Putting A Bit Less Industry Into Industrial BladesHeidi Dawley
MERHDAD ZANGENEH WANTS to take the black art out of designing blades for pumps, compressors, and turbines. The researcher in University College London's mechanical engineering department says his superscript3-D software tool can cut design time from six months to a few days, while coming up with blades that preliminary tests indicate could be up to 10% more efficient.
Zangeneh uses inverse design. Instead of guessing at a good blade shape, and then testing its output, Zangeneh starts by specifying the output he wants. Then his computer program works backward to generate an efficient blade shape. The design concept has been around since the 1930s, but Zangeneh has moved the idea ahead by perfecting a computer program to carry it out.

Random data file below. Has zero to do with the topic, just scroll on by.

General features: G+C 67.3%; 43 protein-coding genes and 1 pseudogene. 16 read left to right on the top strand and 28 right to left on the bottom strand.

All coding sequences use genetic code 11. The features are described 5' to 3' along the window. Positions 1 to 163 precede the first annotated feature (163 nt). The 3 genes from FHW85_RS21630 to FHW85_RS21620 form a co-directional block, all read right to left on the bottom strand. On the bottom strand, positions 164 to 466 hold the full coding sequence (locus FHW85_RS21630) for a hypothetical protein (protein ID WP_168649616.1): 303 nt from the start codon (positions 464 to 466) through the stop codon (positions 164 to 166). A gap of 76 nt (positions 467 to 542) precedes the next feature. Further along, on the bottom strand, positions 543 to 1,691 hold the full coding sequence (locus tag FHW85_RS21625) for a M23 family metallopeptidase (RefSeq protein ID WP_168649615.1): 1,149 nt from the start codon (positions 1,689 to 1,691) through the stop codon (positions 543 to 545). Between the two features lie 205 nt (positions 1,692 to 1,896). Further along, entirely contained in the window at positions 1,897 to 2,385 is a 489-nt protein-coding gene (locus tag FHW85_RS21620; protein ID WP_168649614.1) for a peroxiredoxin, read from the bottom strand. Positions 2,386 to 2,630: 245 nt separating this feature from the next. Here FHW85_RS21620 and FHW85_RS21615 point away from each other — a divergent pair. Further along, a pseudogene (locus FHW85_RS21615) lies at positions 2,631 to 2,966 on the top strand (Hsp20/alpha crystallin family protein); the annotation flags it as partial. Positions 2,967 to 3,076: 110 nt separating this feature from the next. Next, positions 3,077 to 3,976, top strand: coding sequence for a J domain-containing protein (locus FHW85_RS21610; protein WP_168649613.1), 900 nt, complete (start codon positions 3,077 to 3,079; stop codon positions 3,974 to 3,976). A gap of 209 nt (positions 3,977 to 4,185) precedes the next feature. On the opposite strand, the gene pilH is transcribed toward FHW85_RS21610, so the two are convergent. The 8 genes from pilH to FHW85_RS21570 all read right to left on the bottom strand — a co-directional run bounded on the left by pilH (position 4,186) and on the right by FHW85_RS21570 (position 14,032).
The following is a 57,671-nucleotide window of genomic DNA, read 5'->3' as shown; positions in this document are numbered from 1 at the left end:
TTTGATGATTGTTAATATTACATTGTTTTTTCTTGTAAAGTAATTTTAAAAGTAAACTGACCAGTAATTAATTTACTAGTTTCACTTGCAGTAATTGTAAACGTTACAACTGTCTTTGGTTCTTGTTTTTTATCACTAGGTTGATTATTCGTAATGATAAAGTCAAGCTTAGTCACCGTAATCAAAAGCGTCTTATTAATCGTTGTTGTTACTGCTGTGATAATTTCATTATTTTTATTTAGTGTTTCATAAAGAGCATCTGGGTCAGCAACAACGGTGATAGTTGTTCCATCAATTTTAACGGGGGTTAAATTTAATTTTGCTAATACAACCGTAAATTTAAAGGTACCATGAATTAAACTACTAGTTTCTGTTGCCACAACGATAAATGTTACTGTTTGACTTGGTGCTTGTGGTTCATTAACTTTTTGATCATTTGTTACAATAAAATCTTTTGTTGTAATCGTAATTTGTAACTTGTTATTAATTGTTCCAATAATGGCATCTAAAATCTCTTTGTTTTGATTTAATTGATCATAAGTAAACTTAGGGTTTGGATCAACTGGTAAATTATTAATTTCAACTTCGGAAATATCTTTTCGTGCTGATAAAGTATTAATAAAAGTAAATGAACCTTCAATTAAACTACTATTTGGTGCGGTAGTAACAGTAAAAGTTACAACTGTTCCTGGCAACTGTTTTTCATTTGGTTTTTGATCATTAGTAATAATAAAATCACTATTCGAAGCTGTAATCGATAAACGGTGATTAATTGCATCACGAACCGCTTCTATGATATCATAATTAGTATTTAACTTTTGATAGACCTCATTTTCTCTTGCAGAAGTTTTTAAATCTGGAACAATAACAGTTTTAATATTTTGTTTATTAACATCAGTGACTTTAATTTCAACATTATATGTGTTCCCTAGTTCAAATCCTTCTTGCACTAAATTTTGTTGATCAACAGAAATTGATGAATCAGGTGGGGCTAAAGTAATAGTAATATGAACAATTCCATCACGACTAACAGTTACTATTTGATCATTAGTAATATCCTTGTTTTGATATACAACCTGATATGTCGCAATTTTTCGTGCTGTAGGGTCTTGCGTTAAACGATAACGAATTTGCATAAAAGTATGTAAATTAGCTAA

So far, Zangeneh's program works for machines in which a fluid or gas is sucked into a blade and flung outward at a 90-degree angle as the blade spins. But he believes that within three years his technique could be extended to design axial compressors, such as those in jet engines, in which air or liquid flows through blades without changing direction.
Ebara Corp., the world's largest pumpmaker, is Zangeneh's biggest supporter. The Japanese company is testing prototypes and expects to begin production next year. Hiroyuki Kato, general manager of Ebara's Haneda Plant engineering development department, says that when it comes to blade design, "Zangeneh's technique...has the possibility to become the law."